Over the past few years, more drug makers have run TV ads featuring cartoon characters or other animation techniques to promote their medicines. But while some may be cute or visually striking, regulators wonder whether these ads interfere with consumer comprehension.

So the Food and Drug Administration plans to run a study to determine whether these visual tools may distort how consumers perceive the risks and benefits of a medicine, according to a notice posted this week in the Federal Register.

It is “possible that animated characters may lead to lower perceived risk by minimizing or camouflaging side effects,” the agency wrote, adding there is concern that “entertainment aspects can distract from learning key information.”

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The agency acknowledged that some may argue animated ads that are humorous and engaging can improve learning and memory. A 2009 study, for instance, found that drug ads featuring animated characters increased consumer recall of brand-name medicines. But the FDA also believes the study left some questions unanswered.

“I think we are seeing more of these animated ads,” said John Mack, who publishes Pharma Marketing News. “The companies believe the ads can make the products or message friendlier or more appealing. And animation can be used to counteract the unappealing nature of the medication or the side effects that are listed.”

A notable example is Jublia, a toenail fungus treatment sold by Valeant Pharmaceuticals, which promoted the medicine during the recent Super Bowl.

Overall, the pharmaceutical industry spent about $3.6 billion on direct-to-consumer advertising during the first half of last year, up from $3.2 billion during the comparable period in 2014, according to Kantar Media. However, spending figures on animated ads were not available.

In explaining its concerns, the agency pointed to the different ways that drug makers have used animation. Some ads, for instance, used animation to symbolize disease, such as the Lamisil ads from Novartis (NVS) that used “Digger the Dermatophyte” to explain toenail fungus.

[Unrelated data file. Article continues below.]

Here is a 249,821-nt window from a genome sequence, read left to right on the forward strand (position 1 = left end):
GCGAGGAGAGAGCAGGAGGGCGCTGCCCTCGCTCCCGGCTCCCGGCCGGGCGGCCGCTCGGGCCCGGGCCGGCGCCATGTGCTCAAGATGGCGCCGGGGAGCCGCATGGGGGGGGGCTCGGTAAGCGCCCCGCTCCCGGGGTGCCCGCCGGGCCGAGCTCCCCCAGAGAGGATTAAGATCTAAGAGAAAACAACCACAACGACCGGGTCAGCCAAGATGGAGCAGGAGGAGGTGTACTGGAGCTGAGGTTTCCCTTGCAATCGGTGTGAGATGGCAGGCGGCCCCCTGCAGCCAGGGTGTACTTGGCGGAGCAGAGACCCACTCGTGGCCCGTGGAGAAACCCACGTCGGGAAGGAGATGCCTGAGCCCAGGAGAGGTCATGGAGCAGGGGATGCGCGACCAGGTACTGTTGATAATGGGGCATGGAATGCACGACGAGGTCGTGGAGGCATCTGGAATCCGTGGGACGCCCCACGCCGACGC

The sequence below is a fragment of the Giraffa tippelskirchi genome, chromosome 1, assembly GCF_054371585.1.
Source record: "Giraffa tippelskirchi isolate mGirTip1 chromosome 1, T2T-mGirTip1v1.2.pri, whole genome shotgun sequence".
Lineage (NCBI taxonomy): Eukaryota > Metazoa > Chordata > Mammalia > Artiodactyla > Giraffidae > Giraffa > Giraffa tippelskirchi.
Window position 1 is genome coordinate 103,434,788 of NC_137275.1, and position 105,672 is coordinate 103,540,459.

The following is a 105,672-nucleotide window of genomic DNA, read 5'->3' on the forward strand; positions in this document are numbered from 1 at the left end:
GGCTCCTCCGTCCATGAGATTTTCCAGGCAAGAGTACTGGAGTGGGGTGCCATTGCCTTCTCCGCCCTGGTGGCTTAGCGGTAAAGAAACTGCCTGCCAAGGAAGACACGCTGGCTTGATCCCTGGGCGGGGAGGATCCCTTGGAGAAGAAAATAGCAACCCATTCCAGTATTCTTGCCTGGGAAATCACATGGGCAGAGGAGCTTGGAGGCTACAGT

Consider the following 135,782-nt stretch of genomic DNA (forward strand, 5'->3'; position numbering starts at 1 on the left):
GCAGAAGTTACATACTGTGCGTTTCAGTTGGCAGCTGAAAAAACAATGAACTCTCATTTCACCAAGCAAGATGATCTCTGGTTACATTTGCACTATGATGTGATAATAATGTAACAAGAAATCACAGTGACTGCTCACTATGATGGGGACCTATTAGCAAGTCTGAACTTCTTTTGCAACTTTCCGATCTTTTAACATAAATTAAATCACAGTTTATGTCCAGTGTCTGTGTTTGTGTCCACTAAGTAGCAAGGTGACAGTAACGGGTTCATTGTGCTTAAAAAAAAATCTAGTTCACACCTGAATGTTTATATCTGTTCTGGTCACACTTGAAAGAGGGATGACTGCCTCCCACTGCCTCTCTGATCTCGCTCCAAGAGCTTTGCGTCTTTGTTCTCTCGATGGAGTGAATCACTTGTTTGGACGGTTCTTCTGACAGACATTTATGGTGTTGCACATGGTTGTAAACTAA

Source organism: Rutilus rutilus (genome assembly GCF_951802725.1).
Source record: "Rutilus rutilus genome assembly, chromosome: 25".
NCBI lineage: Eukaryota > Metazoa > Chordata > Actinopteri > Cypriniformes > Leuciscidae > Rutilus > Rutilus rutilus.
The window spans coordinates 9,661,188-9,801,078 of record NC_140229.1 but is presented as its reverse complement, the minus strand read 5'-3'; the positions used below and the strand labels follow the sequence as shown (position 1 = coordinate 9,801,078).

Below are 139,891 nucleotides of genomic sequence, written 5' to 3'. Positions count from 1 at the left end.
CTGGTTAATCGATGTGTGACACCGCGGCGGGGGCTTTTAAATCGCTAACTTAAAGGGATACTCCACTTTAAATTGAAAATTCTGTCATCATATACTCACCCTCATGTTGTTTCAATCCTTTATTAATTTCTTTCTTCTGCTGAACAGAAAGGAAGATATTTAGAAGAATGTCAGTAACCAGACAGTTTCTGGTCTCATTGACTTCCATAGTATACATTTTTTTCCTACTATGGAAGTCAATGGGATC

Other uses included the mechanism of action seen in Lunesta sleeping pill ads that featured a butterfly.

The agency also pointed to rotoscoping, a technique in which animators trace over footage for use in live action and animated films. As an example, the FDA pointed to an ad for the Abilify antipsychotic in which this technique appeared to be used to attract attention.

But the agency believes that it is unclear whether an ad with a rotoscoped human results in greater comprehension of benefits and risks than an ad with a human actor. “The few studies that have examined this technique in drug ads have found that animated human characters either had no effect on perceived product risk or led to poorer recognition of drug side effects,” the FDA wrote in the notice.

The agency study, which plans to enroll 1,500 people, will involve creating two make-believe drugs — one for chronic dry eye and the other for psoriasis.

Why these illnesses? The FDA notes that, unlike medications for psoriasis, which have long and serious risks and side effects, chronic dry-eye medications have relatively few. The idea, of course, is to provide a strong contrast for consumers to consider as they watch the animated ads.

The FDA hopes the studies will answer two key questions: To what extent do consumers process ads that use animation differently than other ads, and does consumer comprehension differ depending on whether the animation depicts the disease, the benefit of the drug, or the patient.

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